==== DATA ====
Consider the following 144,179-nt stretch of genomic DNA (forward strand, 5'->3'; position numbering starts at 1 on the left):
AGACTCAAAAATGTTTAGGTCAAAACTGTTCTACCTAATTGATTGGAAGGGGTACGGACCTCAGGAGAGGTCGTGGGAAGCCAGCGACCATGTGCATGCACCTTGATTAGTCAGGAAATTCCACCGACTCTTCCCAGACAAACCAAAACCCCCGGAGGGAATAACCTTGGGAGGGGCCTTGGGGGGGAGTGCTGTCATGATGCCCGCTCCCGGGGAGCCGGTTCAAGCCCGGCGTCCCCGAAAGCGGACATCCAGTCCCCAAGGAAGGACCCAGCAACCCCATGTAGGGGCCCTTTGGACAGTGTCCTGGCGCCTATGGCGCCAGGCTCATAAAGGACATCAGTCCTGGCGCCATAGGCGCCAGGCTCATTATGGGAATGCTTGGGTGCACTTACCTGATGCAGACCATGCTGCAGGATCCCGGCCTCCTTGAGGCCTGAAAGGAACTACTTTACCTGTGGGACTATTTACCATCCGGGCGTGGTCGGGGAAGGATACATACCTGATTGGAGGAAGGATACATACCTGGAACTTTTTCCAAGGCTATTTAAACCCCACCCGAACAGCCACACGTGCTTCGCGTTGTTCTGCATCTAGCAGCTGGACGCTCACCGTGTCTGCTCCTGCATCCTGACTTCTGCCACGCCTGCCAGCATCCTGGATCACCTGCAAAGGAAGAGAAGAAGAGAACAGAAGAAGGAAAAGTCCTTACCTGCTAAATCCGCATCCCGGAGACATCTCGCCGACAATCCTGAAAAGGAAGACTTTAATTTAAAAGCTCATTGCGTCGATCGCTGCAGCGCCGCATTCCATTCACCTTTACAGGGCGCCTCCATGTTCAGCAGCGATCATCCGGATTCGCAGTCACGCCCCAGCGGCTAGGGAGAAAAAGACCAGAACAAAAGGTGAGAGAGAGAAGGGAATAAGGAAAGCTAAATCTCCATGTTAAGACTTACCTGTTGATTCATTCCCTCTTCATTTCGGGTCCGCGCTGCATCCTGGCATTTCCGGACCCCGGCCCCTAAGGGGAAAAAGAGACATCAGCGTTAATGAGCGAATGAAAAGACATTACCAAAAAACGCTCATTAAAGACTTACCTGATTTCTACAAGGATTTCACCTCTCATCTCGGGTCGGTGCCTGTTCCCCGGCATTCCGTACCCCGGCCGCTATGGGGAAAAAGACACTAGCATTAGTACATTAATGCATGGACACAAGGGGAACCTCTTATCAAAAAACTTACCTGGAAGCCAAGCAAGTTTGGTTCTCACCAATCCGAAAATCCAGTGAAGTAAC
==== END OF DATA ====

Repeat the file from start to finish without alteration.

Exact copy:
Consider the following 144,179-nt stretch of genomic DNA (forward strand, 5'->3'; position numbering starts at 1 on the left):
AGACTCAAAAATGTTTAGGTCAAAACTGTTCTACCTAATTGATTGGAAGGGGTACGGACCTCAGGAGAGGTCGTGGGAAGCCAGCGACCATGTGCATGCACCTTGATTAGTCAGGAAATTCCACCGACTCTTCCCAGACAAACCAAAACCCCCGGAGGGAATAACCTTGGGAGGGGCCTTGGGGGGGAGTGCTGTCATGATGCCCGCTCCCGGGGAGCCGGTTCAAGCCCGGCGTCCCCGAAAGCGGACATCCAGTCCCCAAGGAAGGACCCAGCAACCCCATGTAGGGGCCCTTTGGACAGTGTCCTGGCGCCTATGGCGCCAGGCTCATAAAGGACATCAGTCCTGGCGCCATAGGCGCCAGGCTCATTATGGGAATGCTTGGGTGCACTTACCTGATGCAGACCATGCTGCAGGATCCCGGCCTCCTTGAGGCCTGAAAGGAACTACTTTACCTGTGGGACTATTTACCATCCGGGCGTGGTCGGGGAAGGATACATACCTGATTGGAGGAAGGATACATACCTGGAACTTTTTCCAAGGCTATTTAAACCCCACCCGAACAGCCACACGTGCTTCGCGTTGTTCTGCATCTAGCAGCTGGACGCTCACCGTGTCTGCTCCTGCATCCTGACTTCTGCCACGCCTGCCAGCATCCTGGATCACCTGCAAAGGAAGAGAAGAAGAGAACAGAAGAAGGAAAAGTCCTTACCTGCTAAATCCGCATCCCGGAGACATCTCGCCGACAATCCTGAAAAGGAAGACTTTAATTTAAAAGCTCATTGCGTCGATCGCTGCAGCGCCGCATTCCATTCACCTTTACAGGGCGCCTCCATGTTCAGCAGCGATCATCCGGATTCGCAGTCACGCCCCAGCGGCTAGGGAGAAAAAGACCAGAACAAAAGGTGAGAGAGAGAAGGGAATAAGGAAAGCTAAATCTCCATGTTAAGACTTACCTGTTGATTCATTCCCTCTTCATTTCGGGTCCGCGCTGCATCCTGGCATTTCCGGACCCCGGCCCCTAAGGGGAAAAAGAGACATCAGCGTTAATGAGCGAATGAAAAGACATTACCAAAAAACGCTCATTAAAGACTTACCTGATTTCTACAAGGATTTCACCTCTCATCTCGGGTCGGTGCCTGTTCCCCGGCATTCCGTACCCCGGCCGCTATGGGGAAAAAGACACTAGCATTAGTACATTAATGCATGGACACAAGGGGAACCTCTTATCAAAAAACTTACCTGGAAGCCAAGCAAGTTTGGTTCTCACCAATCCGAAAATCCAGTGAAGTAAC